Joe Troop: Borrowed Time

Joe Troop’s name should be familiar to readers as leader of the band Che Apalache. Two years ago, their album Rearrange My Heart featured a Japanese folk song from Nagano impeccably sung by Troop and given its premiere by the Power of Okinawa. The album went on to receive worldwide acclaim and a Grammy nomination.

Now Troop is back with his first solo album. As an openly gay man who grew up playing bluegrass in the American South, he has been chased off stages and threatened for his radical songs. Undeterred and eager to pursue his beliefs, his new album is a collection of self-composed protest songs plus a couple of instrumentals. The dominant sound is that of Troop’s voice and banjo and to this he adds some gifted musicians on the various tracks.

This tells only a small portion of the story because the album is much more than that. There are songs sung in English, and in Spanish, and sometimes Troop slips effortlessly between the two languages on the same track. Although almost everything is banjo-driven, there are hints of many different styles and genres incorporated into some glorious mixes. The two instrumentals alone display a remarkable eclecticism with ‘Sevilla’ creating a new genre of banjo flamenco.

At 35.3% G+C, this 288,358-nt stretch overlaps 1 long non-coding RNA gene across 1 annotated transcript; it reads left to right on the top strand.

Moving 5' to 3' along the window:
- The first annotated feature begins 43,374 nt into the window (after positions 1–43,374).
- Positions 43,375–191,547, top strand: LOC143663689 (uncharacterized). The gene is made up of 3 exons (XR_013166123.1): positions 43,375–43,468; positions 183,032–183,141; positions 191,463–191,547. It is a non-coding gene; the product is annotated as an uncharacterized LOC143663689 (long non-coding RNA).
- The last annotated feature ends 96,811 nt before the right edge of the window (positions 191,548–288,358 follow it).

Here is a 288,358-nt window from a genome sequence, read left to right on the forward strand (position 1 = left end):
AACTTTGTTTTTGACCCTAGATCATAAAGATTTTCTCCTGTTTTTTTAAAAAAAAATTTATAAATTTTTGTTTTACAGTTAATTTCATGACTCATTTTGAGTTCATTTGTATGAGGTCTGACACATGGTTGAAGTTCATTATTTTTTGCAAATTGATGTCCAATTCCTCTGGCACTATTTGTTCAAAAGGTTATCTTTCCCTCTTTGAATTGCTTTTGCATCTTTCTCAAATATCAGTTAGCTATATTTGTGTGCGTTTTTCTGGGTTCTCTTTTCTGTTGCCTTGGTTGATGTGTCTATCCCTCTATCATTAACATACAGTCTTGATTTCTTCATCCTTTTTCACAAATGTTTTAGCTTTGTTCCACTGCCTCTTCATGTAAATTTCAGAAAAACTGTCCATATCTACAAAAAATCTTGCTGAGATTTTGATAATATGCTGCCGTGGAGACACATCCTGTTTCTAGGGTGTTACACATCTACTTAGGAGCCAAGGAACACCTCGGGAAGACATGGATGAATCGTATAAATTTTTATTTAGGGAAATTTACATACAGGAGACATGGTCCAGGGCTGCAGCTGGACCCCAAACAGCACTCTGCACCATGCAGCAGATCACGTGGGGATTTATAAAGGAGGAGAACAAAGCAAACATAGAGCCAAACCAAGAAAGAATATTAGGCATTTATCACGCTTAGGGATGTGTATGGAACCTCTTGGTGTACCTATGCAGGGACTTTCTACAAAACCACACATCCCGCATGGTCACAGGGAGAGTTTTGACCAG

But the songs and their messages are at the heart of the album. ‘Love Along the Way’ is a positive life-affirming manifesto that sets the tone in a kind of throwback to the spirit of Woody Guthrie. It contains the album’s title, and the recording features Tim O’Brien on mandolin and vocals.

‘Red, White and Blues’ is the most country with its guitar and mandolin, while the message of gay pride on ‘Purdy Little Rainbows’ is delivered with a laconic laid-back vocal reminiscent of Willie Nelson. Meanwhile the lilting ‘Prisionero’ has a Spanish vocal and some great banjo. ‘Mercy for Migrants’ begins like a sombre hymn and Troop is joined for this by the renowned Béla Fleck on banjo and Abigail Washburn on vocals. A song of empathy for migrants and of mercy for all.   

Joe Troop (Photo: Kendall Bailey)

The album’s final track is ‘Heaven on Earth’, and it typifies everything that is so warm, vital, and adventurous about this set of songs and instrumentals. The first half of this plea for togetherness is played and sung in old-time style and then it segues into a completely different Latin rhythm to provide the perfect upbeat ending to a wonderfully successful album.

Protest songs do not have to be earnest or dour and this is something Borrowed Time gets exactly right. It may be almost too eclectic to satisfy everyone with its mix of language and musical styles but those with open ears and hearts should be very entertained and perhaps educated a bit too along the way.

The final word goes to Joe Troop: “What is generally lacking in this country is solidarity. The ruling elites chose to divide and conquer, they pitted us against each other. Ideologies wither fast when enough people realize they share a common oppressor. We don’t have to convince everyone to join us, just enough. Besides, music with a good cause is way more fun.”

Borrowed Time will be released by Free Dirt Records on 20th August.

Explore posts in the same categories: Roots Music from Out There

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